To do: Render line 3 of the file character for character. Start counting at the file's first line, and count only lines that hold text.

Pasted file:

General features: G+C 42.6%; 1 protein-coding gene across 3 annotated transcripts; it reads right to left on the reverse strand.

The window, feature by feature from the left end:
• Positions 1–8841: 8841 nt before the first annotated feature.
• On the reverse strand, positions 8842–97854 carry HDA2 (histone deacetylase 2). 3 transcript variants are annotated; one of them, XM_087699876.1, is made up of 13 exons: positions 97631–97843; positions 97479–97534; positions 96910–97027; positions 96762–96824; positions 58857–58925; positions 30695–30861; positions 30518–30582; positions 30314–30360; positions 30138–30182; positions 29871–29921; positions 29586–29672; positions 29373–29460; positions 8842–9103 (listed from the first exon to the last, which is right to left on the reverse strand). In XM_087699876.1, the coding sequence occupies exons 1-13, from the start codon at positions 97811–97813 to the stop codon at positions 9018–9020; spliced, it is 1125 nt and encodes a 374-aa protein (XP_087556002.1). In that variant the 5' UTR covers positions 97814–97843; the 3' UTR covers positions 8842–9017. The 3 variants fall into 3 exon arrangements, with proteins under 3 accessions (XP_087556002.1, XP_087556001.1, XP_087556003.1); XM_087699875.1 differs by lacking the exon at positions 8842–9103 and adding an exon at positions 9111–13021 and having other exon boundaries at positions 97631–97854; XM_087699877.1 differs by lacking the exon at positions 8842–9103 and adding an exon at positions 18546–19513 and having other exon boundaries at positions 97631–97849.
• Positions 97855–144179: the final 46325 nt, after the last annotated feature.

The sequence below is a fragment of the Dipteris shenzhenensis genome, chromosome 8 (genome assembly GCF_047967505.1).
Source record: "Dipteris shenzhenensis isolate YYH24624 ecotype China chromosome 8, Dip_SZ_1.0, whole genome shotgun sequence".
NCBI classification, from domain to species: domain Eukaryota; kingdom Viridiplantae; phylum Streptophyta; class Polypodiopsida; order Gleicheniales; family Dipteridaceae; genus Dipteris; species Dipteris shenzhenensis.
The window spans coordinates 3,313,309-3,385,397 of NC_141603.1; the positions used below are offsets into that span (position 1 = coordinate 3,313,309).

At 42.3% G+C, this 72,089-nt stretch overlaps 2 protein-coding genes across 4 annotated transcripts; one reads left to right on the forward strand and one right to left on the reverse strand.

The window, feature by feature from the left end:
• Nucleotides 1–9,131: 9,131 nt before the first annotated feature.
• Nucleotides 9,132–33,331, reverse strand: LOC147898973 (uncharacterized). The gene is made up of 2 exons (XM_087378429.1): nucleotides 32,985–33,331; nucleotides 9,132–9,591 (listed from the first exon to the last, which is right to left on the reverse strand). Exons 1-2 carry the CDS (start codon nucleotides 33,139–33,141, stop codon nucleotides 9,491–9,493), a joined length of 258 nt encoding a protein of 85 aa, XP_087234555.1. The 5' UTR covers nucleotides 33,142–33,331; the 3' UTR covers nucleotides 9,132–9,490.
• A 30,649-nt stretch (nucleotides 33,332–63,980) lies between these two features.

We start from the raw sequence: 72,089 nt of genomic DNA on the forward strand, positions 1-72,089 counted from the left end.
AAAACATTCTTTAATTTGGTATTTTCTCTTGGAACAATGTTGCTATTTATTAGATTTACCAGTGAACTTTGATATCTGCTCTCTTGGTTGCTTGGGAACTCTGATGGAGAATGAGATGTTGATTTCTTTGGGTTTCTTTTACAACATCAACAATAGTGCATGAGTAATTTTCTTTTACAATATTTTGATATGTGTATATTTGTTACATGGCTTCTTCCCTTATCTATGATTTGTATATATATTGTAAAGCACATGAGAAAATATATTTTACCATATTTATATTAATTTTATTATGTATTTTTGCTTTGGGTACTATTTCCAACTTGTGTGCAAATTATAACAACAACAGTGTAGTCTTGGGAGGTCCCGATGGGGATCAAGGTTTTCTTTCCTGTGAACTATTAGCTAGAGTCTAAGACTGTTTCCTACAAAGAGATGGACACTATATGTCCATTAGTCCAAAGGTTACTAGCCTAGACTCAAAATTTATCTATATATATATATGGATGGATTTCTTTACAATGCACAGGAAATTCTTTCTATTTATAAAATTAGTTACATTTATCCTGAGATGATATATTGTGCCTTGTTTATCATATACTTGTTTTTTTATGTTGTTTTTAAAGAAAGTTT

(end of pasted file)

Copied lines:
• Positions 1–8841: 8841 nt before the first annotated feature.